RE: [unrev-II] Speaking & Thinking with E-Prime

From: Gil Regev (
Date: Tue Oct 23 2001 - 08:50:07 PDT

  • Next message: Jack Park: "RE: [unrev-II] Nailing Jello To The Wall"

    Another nice quote from Korzybski is:

    There is a tremendous difference between 'thinking' in verbal terms, and
    'contemplating', inwardly silent, on non-verbal levels, and then searching
    for the proper structure of language to fit the supposedly discovered
    structure of the silent processes that modern science tries to find. If we
    'think' verbally, we act as biased observers and project onto the silent
    levels the structure of the language we use, and so remain in our rut of old
    orientations, making keen, unbiased, observations and creative work
    well-nigh impossible. In contrast, when we 'think' without words, or in
    pictures (which involve structure and therefore relations), we may discover
    new aspects and relations on silent levels, and so may produce important
    theoretical results in the general search for a similarity of structure
    between the two levels, silent and verbal. Practically all important
    advances are made that way.

    It is quoted in Thierry Bardini's book about Doug (p. 33) and at the
    following address: (Alfred Korzybski,

      -----Original Message-----
      From: Jack Park []
      Sent: mardi, 23. octobre 2001 17:20
      Subject: [unrev-II] Speaking & Thinking with E-Prime

      From the creators of the statement "The Map is not the Territory"

      Consider this excerpt:
      "In essence, E-Prime consists of a more descriptive and extensionally
      oriented derivative of English, that automatically tends to bring the user
      back to the level of first person experience. For example, if you saw a
      man, reeking of whisky, stagger down the street and then collapse, you
      might think (in ordinary English) "He is drunk." In E-Prime one would
      instead "He acts drunk," or "He looks drunk," both of which statements
      obviously coming closer to an accurate description of the actual
      experience, and involving fewer covert assumptions than the English
      original. After all, one might have encountered an actor (practicing the
      part of a drunken man), a man who had spilled alcohol on himself
      a seizure of some kind, etc., etc. The E-Prime statement still leaves
      possibilities open, whereas the "is" statement does not. Although E-Prime
      usually reduces hidden assumptions, it does not exclude them (for example,
      you may have seen a woman, or a robot, or an alien, etc. that looked like
      man and acted drunk). E-Prime fosters a worldview in which the user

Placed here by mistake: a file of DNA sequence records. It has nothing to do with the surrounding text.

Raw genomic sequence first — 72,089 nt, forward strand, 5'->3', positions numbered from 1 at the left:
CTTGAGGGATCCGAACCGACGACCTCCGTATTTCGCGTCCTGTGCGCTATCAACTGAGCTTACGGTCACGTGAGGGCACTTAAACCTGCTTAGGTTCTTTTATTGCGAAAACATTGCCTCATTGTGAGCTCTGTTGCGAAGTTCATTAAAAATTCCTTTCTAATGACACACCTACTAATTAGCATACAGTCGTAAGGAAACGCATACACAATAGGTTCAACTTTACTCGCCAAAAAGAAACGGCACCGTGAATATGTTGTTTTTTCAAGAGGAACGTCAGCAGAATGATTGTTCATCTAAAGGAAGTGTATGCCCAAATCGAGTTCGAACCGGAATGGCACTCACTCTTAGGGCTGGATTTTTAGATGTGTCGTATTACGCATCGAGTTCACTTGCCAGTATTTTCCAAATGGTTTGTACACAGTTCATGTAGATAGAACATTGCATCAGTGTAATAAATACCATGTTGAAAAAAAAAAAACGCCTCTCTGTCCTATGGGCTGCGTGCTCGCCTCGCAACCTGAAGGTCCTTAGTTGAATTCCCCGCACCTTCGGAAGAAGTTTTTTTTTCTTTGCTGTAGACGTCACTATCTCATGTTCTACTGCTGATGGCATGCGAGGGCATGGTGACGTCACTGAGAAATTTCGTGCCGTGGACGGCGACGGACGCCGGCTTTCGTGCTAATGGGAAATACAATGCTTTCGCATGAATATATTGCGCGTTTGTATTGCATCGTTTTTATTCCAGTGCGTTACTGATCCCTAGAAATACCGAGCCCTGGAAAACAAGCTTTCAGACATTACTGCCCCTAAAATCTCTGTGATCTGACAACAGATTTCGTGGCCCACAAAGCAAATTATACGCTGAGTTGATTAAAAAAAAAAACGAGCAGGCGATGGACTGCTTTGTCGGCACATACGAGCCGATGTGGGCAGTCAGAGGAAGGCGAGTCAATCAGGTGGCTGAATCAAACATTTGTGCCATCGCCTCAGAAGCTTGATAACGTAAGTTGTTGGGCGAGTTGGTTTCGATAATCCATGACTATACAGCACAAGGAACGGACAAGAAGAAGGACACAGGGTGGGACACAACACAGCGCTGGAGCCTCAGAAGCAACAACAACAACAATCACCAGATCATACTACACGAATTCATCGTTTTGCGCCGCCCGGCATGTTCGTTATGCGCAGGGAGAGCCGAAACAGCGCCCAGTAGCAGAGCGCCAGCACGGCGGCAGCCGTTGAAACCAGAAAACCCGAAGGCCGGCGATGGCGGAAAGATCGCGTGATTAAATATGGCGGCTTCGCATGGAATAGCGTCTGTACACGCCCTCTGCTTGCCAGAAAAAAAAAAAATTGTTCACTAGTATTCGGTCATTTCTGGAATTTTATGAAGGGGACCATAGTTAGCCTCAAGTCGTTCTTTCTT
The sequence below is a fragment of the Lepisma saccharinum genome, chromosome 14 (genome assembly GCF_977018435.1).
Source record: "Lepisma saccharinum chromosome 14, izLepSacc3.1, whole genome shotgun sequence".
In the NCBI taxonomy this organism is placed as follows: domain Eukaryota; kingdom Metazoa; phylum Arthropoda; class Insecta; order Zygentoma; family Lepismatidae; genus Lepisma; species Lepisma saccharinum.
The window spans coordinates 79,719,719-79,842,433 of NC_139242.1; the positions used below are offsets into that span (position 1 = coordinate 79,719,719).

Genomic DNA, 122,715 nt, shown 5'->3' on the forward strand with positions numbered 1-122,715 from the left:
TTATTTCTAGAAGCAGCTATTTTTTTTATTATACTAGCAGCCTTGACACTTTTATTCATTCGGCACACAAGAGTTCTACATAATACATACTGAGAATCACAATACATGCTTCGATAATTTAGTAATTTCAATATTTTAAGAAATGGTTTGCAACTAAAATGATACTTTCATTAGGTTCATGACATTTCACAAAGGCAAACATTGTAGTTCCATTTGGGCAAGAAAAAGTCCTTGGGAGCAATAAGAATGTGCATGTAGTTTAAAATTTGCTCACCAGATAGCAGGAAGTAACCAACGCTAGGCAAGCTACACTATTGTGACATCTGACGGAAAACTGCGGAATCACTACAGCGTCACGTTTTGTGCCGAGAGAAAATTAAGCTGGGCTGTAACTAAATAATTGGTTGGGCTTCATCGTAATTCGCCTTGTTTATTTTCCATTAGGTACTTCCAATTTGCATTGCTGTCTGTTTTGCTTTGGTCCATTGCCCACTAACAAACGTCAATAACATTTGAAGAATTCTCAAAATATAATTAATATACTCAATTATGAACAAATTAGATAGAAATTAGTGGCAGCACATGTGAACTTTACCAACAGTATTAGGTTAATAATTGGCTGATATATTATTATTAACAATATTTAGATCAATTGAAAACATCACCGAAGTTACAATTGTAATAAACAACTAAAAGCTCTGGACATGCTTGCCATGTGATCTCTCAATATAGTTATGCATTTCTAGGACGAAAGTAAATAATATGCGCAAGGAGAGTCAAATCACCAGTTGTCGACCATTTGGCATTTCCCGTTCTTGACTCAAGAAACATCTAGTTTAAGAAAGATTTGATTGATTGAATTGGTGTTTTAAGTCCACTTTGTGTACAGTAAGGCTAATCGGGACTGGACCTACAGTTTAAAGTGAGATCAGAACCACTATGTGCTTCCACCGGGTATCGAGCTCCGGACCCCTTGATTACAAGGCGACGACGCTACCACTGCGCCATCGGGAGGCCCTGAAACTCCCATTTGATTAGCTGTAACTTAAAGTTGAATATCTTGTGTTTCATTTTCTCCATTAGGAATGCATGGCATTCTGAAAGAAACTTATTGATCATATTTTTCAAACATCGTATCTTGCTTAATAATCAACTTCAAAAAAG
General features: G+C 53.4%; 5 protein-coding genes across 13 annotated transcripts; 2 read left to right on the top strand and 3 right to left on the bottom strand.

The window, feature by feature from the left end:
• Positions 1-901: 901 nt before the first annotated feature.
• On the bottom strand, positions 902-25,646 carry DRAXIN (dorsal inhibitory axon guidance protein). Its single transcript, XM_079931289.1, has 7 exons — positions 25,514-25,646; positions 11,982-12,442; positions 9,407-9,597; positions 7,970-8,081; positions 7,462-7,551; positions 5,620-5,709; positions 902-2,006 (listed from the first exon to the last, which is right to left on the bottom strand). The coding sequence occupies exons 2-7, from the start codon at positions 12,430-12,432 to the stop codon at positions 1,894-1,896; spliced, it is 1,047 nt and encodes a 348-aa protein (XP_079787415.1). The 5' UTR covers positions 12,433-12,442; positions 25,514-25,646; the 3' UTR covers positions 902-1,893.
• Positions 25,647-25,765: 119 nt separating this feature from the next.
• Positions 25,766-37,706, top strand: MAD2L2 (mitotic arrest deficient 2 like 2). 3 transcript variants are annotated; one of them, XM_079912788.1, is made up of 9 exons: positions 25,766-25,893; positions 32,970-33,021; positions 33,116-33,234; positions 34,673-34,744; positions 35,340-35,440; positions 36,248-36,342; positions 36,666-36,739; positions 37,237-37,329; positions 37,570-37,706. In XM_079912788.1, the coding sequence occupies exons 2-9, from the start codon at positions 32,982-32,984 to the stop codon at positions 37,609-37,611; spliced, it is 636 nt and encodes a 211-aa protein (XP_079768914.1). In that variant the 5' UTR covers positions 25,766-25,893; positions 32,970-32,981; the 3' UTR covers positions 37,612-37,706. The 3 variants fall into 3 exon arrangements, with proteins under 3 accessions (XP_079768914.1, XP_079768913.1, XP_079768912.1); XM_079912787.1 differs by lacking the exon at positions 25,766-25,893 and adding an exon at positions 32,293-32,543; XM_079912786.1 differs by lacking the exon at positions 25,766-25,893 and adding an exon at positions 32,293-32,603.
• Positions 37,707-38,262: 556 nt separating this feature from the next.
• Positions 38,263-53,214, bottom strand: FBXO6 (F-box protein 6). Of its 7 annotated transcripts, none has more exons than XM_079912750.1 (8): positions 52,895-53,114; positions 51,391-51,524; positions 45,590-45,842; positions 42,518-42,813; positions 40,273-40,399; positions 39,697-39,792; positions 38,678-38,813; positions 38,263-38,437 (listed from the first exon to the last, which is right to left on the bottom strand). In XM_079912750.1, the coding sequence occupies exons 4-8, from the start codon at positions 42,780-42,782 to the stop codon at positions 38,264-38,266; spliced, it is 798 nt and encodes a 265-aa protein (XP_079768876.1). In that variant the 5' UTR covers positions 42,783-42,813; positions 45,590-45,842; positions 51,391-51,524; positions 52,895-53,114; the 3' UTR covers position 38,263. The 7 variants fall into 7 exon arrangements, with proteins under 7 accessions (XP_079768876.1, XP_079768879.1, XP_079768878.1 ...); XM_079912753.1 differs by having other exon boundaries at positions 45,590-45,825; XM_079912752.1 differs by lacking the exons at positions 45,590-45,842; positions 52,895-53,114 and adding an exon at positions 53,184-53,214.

perceives situations as changeable rather than static, and where verbal
      formulations derived from experience indicate possibilities rather than
      certainties. Subjectively, I have found my creativity greatly enhanced, as
      many problems that "are unsolvable" in ordinary English only "seem
      unsolvable" in E-Prime! This shift in attitude can make a great
      Thus, removing the "to be" verb from English results in a language of a
      more phenomenological character, in that this change automatically causes
      reduction of the number of assumptions in even simple sentences.
      made in E-Prime almost always mirror first person experience far more
      adequately than the "is" statements they replace. E-Prime also greatly
      encourages one to use the active voice ("Smith-1 did it") rather than the
      often misleading and information-poor passive voice ("it was done"). Of
      course, as Bourland pointed out, one can continue the modification of
      E-Prime even further, adding for example the alterations and
      non-aristotelian tools that Korzybski recommended (dating, indexing,
      bringing one to E-Prime-k. My own version of E-Prime (E-Prime-p) aims at a
      phenomenological ideal, of ever more adequately representing the territory
      of my experience while ever more clearly communicating with others."

      I pose this excerpt, in some sense, as a follow up to my earlier posts on
      Loglan, a language for speaking and thinking with logic.

      I also pose this excerpt since I think it is, an some other sense, related
      to the evolution of a Collaborative Literacy, as is being developed by
      Conklin and his colleagues.

      Robert Rosen took Aristotle to his limits in trying to formulate a means
      modeling complex systems. The folks are speaking in
      non-aristotelian terms, and, largely, for the same purposes. Frankly, I'm
      having some problems getting my brain around the differences in
      approach. Perhaps, somewhere 'out there', we might have an opportunity to
      discuss this particular line of reasoning. That, because, I think, if we
      don't find a way to articulate what we think in terms that others will be
      able to unambiguously understand what we are saying, then (brace
      yourselves), all this OHS/DKR stuff will be for nought (or words to that


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    This archive was generated by hypermail 2.0.0 : Tue Oct 23 2001 - 08:37:58 PDT